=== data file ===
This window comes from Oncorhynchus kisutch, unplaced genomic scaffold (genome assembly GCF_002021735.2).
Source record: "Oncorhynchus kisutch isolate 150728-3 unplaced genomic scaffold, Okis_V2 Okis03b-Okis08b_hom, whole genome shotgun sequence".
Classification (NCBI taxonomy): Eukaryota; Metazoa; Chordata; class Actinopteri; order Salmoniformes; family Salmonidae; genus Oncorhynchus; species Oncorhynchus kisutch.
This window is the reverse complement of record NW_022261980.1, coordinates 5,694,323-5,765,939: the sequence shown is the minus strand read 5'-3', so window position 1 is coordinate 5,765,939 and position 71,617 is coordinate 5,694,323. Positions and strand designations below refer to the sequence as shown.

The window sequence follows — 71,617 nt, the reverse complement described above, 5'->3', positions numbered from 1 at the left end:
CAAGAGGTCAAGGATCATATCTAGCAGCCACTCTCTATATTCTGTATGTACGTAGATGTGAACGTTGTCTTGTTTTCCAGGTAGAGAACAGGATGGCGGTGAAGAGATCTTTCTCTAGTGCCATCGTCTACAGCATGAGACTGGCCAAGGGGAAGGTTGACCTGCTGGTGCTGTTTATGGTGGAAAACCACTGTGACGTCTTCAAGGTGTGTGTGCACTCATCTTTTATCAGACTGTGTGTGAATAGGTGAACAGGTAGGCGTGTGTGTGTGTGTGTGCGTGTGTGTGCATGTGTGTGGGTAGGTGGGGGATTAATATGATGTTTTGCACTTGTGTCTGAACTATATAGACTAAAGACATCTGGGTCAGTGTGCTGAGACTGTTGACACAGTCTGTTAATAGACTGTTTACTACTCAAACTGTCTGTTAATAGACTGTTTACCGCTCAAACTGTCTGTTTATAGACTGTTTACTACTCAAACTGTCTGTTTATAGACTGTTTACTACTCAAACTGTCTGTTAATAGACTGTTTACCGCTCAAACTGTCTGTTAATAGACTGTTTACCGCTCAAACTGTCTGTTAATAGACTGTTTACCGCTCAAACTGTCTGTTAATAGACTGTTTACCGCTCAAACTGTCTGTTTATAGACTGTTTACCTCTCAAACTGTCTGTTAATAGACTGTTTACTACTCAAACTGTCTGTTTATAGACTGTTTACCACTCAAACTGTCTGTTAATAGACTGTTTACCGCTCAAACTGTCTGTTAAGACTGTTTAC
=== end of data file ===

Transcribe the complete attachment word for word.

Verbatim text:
This window comes from Oncorhynchus kisutch, unplaced genomic scaffold (genome assembly GCF_002021735.2).
Source record: "Oncorhynchus kisutch isolate 150728-3 unplaced genomic scaffold, Okis_V2 Okis03b-Okis08b_hom, whole genome shotgun sequence".
Classification (NCBI taxonomy): Eukaryota; Metazoa; Chordata; class Actinopteri; order Salmoniformes; family Salmonidae; genus Oncorhynchus; species Oncorhynchus kisutch.
This window is the reverse complement of record NW_022261980.1, coordinates 5,694,323-5,765,939: the sequence shown is the minus strand read 5'-3', so window position 1 is coordinate 5,765,939 and position 71,617 is coordinate 5,694,323. Positions and strand designations below refer to the sequence as shown.

The window sequence follows — 71,617 nt, the reverse complement described above, 5'->3', positions numbered from 1 at the left end:
CAAGAGGTCAAGGATCATATCTAGCAGCCACTCTCTATATTCTGTATGTACGTAGATGTGAACGTTGTCTTGTTTTCCAGGTAGAGAACAGGATGGCGGTGAAGAGATCTTTCTCTAGTGCCATCGTCTACAGCATGAGACTGGCCAAGGGGAAGGTTGACCTGCTGGTGCTGTTTATGGTGGAAAACCACTGTGACGTCTTCAAGGTGTGTGTGCACTCATCTTTTATCAGACTGTGTGTGAATAGGTGAACAGGTAGGCGTGTGTGTGTGTGTGTGCGTGTGTGTGCATGTGTGTGGGTAGGTGGGGGATTAATATGATGTTTTGCACTTGTGTCTGAACTATATAGACTAAAGACATCTGGGTCAGTGTGCTGAGACTGTTGACACAGTCTGTTAATAGACTGTTTACTACTCAAACTGTCTGTTAATAGACTGTTTACCGCTCAAACTGTCTGTTTATAGACTGTTTACTACTCAAACTGTCTGTTTATAGACTGTTTACTACTCAAACTGTCTGTTAATAGACTGTTTACCGCTCAAACTGTCTGTTAATAGACTGTTTACCGCTCAAACTGTCTGTTAATAGACTGTTTACCGCTCAAACTGTCTGTTAATAGACTGTTTACCGCTCAAACTGTCTGTTTATAGACTGTTTACCTCTCAAACTGTCTGTTAATAGACTGTTTACTACTCAAACTGTCTGTTTATAGACTGTTTACCACTCAAACTGTCTGTTAATAGACTGTTTACCGCTCAAACTGTCTGTTAAGACTGTTTAC